January 26, 2012 / 12:05 PM / 8 years ago

Romania uses army to save snow-trapped travellers

* Snowfalls expected to ease on Thursday evening

* PM says priority is to rescue bus passengers

* Blizzards also shut towns and port in Bulgaria

* Dozens of flights cancelled

By Ioana Patran

BUCHAREST, Jan 26 (Reuters) - Romania has drafted in the army to rescue hundreds of travellers stranded by blizzards that dumped up to a metre of snow in 24 hours, derailing a train and forcing authorities to shut down motorways and ports and cancel flights.

Police and ambulance crews had rescued 1,300 people by Thursday but another 900 were still stuck in their cars, a spokesman from Romania’s emergency services said. Authorities have banned traffic on Romania’s only two motorways until weather improves.

“Everything is white around me,” one woman, crying in her car, told Realitatea TV. “I’m almost paralysed with cold, with no food or supplies since 4.30 p.m. on Wednesday.”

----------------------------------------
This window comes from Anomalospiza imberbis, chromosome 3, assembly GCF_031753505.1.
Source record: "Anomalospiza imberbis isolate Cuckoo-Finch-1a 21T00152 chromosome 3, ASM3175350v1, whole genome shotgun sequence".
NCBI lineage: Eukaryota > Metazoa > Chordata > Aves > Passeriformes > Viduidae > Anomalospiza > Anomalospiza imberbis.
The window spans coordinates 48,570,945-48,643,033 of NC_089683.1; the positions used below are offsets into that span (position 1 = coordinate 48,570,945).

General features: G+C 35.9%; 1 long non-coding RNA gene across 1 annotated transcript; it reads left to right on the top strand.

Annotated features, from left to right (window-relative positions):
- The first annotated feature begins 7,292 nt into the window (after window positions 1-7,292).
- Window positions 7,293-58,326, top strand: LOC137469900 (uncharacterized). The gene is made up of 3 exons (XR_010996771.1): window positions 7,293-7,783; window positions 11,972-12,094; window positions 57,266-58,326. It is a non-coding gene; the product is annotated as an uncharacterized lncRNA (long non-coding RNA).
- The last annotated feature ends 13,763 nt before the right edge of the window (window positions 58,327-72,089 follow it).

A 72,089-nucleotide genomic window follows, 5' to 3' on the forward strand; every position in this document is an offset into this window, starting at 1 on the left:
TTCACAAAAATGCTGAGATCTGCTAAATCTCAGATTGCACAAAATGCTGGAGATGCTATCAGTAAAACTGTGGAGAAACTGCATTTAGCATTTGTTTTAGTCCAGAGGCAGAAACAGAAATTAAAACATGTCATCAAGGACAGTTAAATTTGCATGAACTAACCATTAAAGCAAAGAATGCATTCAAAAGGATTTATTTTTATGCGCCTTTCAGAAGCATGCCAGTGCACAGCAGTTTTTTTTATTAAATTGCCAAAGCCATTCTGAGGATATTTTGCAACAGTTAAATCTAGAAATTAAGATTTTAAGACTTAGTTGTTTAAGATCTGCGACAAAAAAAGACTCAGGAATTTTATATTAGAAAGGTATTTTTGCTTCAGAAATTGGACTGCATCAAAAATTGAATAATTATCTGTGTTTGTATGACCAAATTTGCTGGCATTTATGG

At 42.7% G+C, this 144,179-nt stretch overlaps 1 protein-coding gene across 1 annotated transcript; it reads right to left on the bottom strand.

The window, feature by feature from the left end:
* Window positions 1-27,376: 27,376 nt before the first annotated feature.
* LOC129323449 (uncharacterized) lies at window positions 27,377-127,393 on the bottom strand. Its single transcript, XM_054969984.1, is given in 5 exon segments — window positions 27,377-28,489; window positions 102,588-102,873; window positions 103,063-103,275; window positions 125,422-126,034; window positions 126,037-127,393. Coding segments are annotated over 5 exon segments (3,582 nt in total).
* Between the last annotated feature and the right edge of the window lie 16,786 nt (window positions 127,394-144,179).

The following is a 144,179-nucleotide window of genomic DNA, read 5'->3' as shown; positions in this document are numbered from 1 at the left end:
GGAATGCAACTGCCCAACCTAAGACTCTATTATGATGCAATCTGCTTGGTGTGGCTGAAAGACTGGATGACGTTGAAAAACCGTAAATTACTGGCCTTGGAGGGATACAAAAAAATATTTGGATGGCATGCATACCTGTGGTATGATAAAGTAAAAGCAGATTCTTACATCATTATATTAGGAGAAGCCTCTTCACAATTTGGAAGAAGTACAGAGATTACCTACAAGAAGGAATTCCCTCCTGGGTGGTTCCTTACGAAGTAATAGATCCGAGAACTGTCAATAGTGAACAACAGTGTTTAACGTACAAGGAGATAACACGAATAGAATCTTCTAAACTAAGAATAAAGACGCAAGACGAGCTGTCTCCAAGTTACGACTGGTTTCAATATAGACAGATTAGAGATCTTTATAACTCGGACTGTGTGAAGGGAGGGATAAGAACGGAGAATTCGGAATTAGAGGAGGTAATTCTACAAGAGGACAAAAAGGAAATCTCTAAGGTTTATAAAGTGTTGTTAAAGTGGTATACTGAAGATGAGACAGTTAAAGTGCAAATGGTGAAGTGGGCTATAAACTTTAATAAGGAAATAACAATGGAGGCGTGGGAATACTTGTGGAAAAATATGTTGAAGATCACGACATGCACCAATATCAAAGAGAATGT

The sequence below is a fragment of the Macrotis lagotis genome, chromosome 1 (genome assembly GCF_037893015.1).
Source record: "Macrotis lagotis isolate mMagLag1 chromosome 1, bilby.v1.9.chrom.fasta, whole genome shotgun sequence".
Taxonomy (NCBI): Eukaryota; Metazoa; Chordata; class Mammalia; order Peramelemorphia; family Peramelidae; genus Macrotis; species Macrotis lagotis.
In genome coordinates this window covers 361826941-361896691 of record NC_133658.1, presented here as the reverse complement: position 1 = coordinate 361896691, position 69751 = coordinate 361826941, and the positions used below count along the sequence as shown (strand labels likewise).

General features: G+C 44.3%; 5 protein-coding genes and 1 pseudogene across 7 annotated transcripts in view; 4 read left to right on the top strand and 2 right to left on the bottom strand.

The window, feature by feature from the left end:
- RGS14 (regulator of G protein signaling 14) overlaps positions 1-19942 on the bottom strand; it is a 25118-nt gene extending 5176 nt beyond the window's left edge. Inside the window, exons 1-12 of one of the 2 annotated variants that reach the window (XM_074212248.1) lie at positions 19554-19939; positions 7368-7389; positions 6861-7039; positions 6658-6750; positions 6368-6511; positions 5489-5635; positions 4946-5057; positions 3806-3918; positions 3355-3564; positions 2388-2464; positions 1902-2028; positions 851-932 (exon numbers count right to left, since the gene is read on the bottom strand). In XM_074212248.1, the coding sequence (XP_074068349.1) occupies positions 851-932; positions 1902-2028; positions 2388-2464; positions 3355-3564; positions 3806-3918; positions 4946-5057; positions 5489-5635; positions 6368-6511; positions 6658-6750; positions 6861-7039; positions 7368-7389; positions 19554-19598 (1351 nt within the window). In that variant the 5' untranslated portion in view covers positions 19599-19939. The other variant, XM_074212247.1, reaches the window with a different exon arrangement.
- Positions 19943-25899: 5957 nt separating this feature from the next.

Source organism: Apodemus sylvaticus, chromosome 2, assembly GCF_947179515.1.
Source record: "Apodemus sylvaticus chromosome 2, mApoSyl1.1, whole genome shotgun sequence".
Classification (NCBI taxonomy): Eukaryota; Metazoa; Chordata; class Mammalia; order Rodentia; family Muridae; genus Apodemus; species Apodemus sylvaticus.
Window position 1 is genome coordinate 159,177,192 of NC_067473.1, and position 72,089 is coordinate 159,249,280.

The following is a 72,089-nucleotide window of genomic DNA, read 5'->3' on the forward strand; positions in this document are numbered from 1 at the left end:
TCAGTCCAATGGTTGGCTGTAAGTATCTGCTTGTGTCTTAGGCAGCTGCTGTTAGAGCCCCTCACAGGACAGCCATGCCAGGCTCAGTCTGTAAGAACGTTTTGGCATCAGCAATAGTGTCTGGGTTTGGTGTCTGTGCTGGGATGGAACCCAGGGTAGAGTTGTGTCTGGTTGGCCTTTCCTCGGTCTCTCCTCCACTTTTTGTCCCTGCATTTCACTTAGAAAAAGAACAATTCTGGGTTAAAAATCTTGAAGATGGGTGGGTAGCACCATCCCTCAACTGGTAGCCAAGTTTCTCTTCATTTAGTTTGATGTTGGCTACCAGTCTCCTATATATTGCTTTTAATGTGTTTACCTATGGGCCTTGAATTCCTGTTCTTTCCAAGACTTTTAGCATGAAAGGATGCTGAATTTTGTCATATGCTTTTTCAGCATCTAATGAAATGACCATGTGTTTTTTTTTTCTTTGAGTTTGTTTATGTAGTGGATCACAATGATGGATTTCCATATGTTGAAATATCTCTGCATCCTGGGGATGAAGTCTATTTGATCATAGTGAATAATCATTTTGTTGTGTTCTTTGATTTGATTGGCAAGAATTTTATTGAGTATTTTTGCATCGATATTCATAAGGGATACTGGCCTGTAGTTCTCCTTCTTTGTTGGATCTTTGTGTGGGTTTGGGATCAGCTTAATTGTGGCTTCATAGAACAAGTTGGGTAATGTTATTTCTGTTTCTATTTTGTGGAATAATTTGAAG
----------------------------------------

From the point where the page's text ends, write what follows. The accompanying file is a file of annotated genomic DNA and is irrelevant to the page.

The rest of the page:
Prime Minister Emil Boc said his priority would be to rescue passengers stuck on a bus stuck in Giurgiu county, on the border with Bulgaria.

“We will use the army’s armoured cars to save lives,” Boc told an emergency government meeting.

Snowfalls are not expected to ease until Thursday evening, but forecasters predict temperatures will then fall to below minus 20 degrees Celsius on Friday.

A snow drift derailed a train travelling between the Black Sea and Bucharest on Thursday morning but no one was killed or injured.

Four of the country’s ports on the Black Sea, including the largest, Constanta, were closed on Wednesday due to heavy winds and a snowstorm. To the south, the Bulgarian port of Burgas was also shut down.

Nearly 500 small towns, most in southern Romania, and 50 more in Bulgaria were left without electricity after trees and strong winds brought down power lines.

Around 30 local and international flights from Bucharest’s main airport were cancelled while others were delayed by up to three hours, the government said. (Additional reporting by Tsvetelia Tsolova in Sofia; Writing by Radu Marinas; Editing by Ben Harding)

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